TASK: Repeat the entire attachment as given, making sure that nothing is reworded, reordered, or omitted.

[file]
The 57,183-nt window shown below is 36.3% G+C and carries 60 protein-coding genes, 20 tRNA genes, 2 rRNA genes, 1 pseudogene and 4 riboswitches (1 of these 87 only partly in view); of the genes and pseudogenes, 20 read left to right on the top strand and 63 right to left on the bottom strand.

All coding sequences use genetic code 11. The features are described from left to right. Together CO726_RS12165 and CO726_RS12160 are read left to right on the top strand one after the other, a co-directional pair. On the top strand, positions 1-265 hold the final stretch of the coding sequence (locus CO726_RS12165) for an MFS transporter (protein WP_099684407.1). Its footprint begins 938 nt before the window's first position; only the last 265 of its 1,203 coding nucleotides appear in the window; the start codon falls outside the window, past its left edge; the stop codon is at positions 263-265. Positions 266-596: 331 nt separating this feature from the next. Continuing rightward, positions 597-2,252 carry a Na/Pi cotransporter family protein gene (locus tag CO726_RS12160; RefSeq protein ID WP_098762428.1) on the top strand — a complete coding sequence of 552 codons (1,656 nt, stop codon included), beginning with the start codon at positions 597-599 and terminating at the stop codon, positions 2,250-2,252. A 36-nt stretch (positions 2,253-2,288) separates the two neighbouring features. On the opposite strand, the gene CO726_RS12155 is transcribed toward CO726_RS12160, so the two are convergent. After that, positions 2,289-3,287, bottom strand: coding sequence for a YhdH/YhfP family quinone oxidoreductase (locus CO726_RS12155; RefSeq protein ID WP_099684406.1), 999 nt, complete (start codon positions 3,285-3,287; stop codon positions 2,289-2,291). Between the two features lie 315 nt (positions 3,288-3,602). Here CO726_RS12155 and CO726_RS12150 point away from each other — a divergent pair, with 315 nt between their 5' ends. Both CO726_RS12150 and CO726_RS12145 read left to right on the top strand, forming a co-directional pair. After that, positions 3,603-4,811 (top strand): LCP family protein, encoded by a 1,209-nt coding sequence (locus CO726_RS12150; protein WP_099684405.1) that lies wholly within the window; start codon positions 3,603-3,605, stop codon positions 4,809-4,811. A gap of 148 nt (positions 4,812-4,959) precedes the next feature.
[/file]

The 57,183-nt window shown below is 36.3% G+C and carries 60 protein-coding genes, 20 tRNA genes, 2 rRNA genes, 1 pseudogene and 4 riboswitches (1 of these 87 only partly in view); of the genes and pseudogenes, 20 read left to right on the top strand and 63 right to left on the bottom strand.

All coding sequences use genetic code 11. The features are described from left to right. Together CO726_RS12165 and CO726_RS12160 are read left to right on the top strand one after the other, a co-directional pair. On the top strand, positions 1-265 hold the final stretch of the coding sequence (locus CO726_RS12165) for an MFS transporter (protein WP_099684407.1). Its footprint begins 938 nt before the window's first position; only the last 265 of its 1,203 coding nucleotides appear in the window; the start codon falls outside the window, past its left edge; the stop codon is at positions 263-265. Positions 266-596: 331 nt separating this feature from the next. Continuing rightward, positions 597-2,252 carry a Na/Pi cotransporter family protein gene (locus tag CO726_RS12160; RefSeq protein ID WP_098762428.1) on the top strand — a complete coding sequence of 552 codons (1,656 nt, stop codon included), beginning with the start codon at positions 597-599 and terminating at the stop codon, positions 2,250-2,252. A 36-nt stretch (positions 2,253-2,288) separates the two neighbouring features. On the opposite strand, the gene CO726_RS12155 is transcribed toward CO726_RS12160, so the two are convergent. After that, positions 2,289-3,287, bottom strand: coding sequence for a YhdH/YhfP family quinone oxidoreductase (locus CO726_RS12155; RefSeq protein ID WP_099684406.1), 999 nt, complete (start codon positions 3,285-3,287; stop codon positions 2,289-2,291). Between the two features lie 315 nt (positions 3,288-3,602). Here CO726_RS12155 and CO726_RS12150 point away from each other — a divergent pair, with 315 nt between their 5' ends. Both CO726_RS12150 and CO726_RS12145 read left to right on the top strand, forming a co-directional pair. After that, positions 3,603-4,811 (top strand): LCP family protein, encoded by a 1,209-nt coding sequence (locus CO726_RS12150; protein WP_099684405.1) that lies wholly within the window; start codon positions 3,603-3,605, stop codon positions 4,809-4,811. A gap of 148 nt (positions 4,812-4,959) precedes the next feature.